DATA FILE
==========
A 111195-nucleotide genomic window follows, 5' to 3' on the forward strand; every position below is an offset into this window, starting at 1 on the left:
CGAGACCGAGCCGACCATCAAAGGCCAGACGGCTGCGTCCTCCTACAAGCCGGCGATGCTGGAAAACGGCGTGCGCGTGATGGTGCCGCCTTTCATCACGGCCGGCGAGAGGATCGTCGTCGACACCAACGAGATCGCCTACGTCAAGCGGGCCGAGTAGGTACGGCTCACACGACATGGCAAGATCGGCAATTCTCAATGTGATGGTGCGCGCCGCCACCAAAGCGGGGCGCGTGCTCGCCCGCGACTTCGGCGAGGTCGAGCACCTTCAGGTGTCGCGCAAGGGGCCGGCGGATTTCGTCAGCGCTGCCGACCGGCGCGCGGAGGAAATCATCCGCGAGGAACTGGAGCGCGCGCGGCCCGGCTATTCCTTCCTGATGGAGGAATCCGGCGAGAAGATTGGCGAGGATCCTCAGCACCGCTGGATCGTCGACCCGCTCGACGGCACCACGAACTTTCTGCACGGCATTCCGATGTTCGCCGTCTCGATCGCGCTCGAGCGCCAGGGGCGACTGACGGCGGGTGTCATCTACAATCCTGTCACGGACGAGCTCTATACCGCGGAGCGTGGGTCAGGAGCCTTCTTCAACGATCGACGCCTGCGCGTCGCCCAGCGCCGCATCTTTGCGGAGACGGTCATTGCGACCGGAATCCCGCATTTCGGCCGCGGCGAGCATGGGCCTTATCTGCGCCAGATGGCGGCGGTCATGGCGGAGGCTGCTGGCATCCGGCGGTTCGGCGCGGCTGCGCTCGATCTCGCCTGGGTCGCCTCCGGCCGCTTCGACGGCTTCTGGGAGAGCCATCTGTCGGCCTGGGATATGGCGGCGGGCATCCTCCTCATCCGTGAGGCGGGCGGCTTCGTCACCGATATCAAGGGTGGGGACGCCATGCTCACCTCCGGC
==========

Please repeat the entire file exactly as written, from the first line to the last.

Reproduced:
A 111195-nucleotide genomic window follows, 5' to 3' on the forward strand; every position below is an offset into this window, starting at 1 on the left:
CGAGACCGAGCCGACCATCAAAGGCCAGACGGCTGCGTCCTCCTACAAGCCGGCGATGCTGGAAAACGGCGTGCGCGTGATGGTGCCGCCTTTCATCACGGCCGGCGAGAGGATCGTCGTCGACACCAACGAGATCGCCTACGTCAAGCGGGCCGAGTAGGTACGGCTCACACGACATGGCAAGATCGGCAATTCTCAATGTGATGGTGCGCGCCGCCACCAAAGCGGGGCGCGTGCTCGCCCGCGACTTCGGCGAGGTCGAGCACCTTCAGGTGTCGCGCAAGGGGCCGGCGGATTTCGTCAGCGCTGCCGACCGGCGCGCGGAGGAAATCATCCGCGAGGAACTGGAGCGCGCGCGGCCCGGCTATTCCTTCCTGATGGAGGAATCCGGCGAGAAGATTGGCGAGGATCCTCAGCACCGCTGGATCGTCGACCCGCTCGACGGCACCACGAACTTTCTGCACGGCATTCCGATGTTCGCCGTCTCGATCGCGCTCGAGCGCCAGGGGCGACTGACGGCGGGTGTCATCTACAATCCTGTCACGGACGAGCTCTATACCGCGGAGCGTGGGTCAGGAGCCTTCTTCAACGATCGACGCCTGCGCGTCGCCCAGCGCCGCATCTTTGCGGAGACGGTCATTGCGACCGGAATCCCGCATTTCGGCCGCGGCGAGCATGGGCCTTATCTGCGCCAGATGGCGGCGGTCATGGCGGAGGCTGCTGGCATCCGGCGGTTCGGCGCGGCTGCGCTCGATCTCGCCTGGGTCGCCTCCGGCCGCTTCGACGGCTTCTGGGAGAGCCATCTGTCGGCCTGGGATATGGCGGCGGGCATCCTCCTCATCCGTGAGGCGGGCGGCTTCGTCACCGATATCAAGGGTGGGGACGCCATGCTCACCTCCGGC